Chemiotics: Do you know where your drug is (and what it is doing)?

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Reading the biomedical literature is like reading a large Russian novel with thousands of characters who interact in unexpected ways. A recent paper [Nature Medicine vol. 14 pp. 382 -391 (2008)] brings together 3 such actors — CFTR, the protein mutated in cystic fibrosis, ceramide, a molecule only of interest to neurologists until recently, and amitriptyline, a drug for depression whose mechanism of action was (seemingly) known.

Let’s start with CFTR, a huge protein (1480 amino acids). CFTR mutations cause cystic fibrosis, the commonest hereditary disease of Caucasians. There must be some selective advantage to CFTR mutations as over 600 were known as of 2003. However just one accounts for >50% of all cases. It is a deletion of phenylalanine at position #508 (showing just how delicate protein structure and function really is). One guess is that the mutants protect against intestinal pathogens (infantile diarrhea kills many children in the developing world).

Ceramide and its derivatives contain two saturated unbranched hydrocarbon chains (16–20 carbons long). They are found in myelin (the wrapping of nerve fibers) which is mostly lipid. All sorts of awful hereditary neurological diseases (usually affecting children, but fortunately rare) are caused by the accumulation of molecules containing ceramide. In recent years, ceramide’s effects on non-neuronal cell proliferation and/or cell death have become prominent. Ceramide is a second messenger. The intracellular effects of ceramide in the normal workings of the brain haven’t been much studied.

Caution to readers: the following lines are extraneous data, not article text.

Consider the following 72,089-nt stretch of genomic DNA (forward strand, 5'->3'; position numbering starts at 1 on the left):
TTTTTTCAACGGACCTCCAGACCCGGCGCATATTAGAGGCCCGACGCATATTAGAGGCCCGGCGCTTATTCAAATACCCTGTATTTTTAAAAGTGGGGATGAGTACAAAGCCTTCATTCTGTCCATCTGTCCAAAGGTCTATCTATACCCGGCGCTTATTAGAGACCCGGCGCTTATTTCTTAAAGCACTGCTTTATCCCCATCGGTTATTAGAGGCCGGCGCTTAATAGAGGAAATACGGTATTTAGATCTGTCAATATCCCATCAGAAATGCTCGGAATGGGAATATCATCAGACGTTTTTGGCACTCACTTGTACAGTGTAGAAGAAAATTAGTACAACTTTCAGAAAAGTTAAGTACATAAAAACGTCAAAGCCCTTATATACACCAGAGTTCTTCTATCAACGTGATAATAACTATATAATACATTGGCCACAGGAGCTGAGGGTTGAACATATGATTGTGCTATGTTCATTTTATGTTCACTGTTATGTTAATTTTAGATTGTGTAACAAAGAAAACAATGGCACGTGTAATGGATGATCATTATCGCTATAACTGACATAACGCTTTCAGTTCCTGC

Amitriptyline (Elavil) was one of the earliest antidepressants. We all knew how it worked; by blocking the re-uptake of neurotransmitters such as serotonin and norepinephrine from the synapse (except that this is an acute effect and this class of drugs — the tricyclic antidepressants — takes a few weeks to work).

Surely you see how all this fits together at this point. No? I didn’t either. Read on…

It turns out that CFTR mutations increase the levels of ceramide inside the lungs (the primary site of infection in cystic fibrosis). This is caused by alkalinization of the intracellular sites where ceramide is broken down. Elevated ceramide levels are thought to increase cell death, resulting in lung infection (the bacteria have more to munch on).

Where does amitriptyline fit in? It lowers lung ceramide levels. How? By decreasing the amount and/or the activity of an enzyme (acid sphingomyelinase) which breaks down a precursor of ceramide. The paper is silent on the mechanism(s) by which this happens (but does give two references #24, #25). Treating transgenic mice with mutant CFTR with amitriptyline decreases the frequency and severity of their lung infections. Amazing.

Where does the effect of amitriptyline on neurotransmitter re-uptake fit into all of this? It doesn’t, and that’s just the point.

Nowadays, medicinal chemists design organic molecules to fit into slots of proteins whose function they are trying to alter. The tricyclic antidepressants weren’t discovered this way (they are much older), but papers like Mol. Pharmacol. vol. 50 pp. 957–965 (1996) found crucial amino acids in the re-uptake protein to which they bound. A fairly open and shut case for their mechanism of action.

Except it isn’t. Who knows how many designer drugs are really working the way we think they do. A cautionary tale indeed…

Go to the profile of Stu Cantrill

Stu Cantrill

Chief Editor, Nature Chemistry, Springer Nature

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